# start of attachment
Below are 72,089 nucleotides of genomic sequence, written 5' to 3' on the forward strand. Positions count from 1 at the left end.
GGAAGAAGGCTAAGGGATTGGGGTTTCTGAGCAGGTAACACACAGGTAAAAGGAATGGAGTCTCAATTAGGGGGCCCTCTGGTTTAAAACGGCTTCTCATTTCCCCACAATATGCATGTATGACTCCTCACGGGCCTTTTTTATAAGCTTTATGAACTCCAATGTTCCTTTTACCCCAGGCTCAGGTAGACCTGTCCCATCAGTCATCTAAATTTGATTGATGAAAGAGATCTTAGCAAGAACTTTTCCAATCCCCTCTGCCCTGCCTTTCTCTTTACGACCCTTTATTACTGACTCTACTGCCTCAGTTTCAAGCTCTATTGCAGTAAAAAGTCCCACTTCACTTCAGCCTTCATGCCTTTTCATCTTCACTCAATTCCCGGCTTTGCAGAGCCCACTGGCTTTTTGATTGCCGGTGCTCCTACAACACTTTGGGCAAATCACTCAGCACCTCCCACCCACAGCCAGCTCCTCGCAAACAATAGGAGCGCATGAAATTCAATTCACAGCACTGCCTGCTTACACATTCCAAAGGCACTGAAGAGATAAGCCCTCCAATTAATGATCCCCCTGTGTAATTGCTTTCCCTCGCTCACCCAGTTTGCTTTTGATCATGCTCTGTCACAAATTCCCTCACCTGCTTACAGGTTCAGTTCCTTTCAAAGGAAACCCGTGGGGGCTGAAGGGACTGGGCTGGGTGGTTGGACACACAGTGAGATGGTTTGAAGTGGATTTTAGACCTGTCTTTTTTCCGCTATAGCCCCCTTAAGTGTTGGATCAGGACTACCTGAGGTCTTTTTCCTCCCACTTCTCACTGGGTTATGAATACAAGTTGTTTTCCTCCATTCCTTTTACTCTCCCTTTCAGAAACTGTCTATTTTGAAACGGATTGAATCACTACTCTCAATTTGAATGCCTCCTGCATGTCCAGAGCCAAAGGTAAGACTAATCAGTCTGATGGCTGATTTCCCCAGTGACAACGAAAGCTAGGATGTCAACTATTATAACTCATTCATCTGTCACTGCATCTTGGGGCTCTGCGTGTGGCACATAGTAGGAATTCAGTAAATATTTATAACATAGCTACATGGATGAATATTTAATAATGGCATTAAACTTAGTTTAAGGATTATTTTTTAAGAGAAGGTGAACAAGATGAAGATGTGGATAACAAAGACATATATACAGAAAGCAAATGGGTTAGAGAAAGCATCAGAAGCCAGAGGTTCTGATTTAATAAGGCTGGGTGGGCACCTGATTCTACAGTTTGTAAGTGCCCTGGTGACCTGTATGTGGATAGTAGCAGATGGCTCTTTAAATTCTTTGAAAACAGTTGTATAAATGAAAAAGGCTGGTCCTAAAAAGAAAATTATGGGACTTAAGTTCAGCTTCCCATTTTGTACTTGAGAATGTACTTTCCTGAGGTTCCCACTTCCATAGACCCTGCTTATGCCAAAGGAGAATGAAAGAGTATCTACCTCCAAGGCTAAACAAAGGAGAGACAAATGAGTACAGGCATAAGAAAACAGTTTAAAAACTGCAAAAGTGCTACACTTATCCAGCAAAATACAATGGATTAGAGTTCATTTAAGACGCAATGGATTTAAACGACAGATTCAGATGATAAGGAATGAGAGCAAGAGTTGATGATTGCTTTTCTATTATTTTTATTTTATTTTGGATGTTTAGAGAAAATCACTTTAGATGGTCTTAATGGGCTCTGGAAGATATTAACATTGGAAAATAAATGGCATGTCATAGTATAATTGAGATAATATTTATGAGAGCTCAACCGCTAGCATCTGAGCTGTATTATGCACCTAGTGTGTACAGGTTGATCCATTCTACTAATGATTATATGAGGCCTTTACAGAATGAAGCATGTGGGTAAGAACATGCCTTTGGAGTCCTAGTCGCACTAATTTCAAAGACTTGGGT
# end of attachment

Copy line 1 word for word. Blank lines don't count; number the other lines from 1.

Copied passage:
Below are 72,089 nucleotides of genomic sequence, written 5' to 3' on the forward strand. Positions count from 1 at the left end.